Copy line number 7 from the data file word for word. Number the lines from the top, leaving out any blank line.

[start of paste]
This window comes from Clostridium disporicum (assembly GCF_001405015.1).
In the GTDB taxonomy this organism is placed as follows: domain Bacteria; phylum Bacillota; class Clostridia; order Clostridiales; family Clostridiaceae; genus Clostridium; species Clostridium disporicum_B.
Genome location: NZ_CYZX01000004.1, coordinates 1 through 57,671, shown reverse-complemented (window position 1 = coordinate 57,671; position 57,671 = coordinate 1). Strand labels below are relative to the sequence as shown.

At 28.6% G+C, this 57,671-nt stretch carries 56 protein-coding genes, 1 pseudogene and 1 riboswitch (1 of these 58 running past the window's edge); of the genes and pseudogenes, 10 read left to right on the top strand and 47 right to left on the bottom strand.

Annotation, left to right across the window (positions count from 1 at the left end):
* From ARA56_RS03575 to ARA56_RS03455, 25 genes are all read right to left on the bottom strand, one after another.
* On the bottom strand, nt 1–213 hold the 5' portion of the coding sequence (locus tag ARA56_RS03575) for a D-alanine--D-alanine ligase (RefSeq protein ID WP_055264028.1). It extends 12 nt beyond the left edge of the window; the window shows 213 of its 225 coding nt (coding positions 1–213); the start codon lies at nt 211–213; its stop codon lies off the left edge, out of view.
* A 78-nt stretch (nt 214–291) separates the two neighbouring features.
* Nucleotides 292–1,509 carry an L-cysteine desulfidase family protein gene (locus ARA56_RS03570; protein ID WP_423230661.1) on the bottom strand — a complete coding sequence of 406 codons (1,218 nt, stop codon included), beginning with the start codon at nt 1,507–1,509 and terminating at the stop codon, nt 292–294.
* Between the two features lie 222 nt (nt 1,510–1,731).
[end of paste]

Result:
* On the bottom strand, nt 1–213 hold the 5' portion of the coding sequence (locus tag ARA56_RS03575) for a D-alanine--D-alanine ligase (RefSeq protein ID WP_055264028.1). It extends 12 nt beyond the left edge of the window; the window shows 213 of its 225 coding nt (coding positions 1–213); the start codon lies at nt 211–213; its stop codon lies off the left edge, out of view.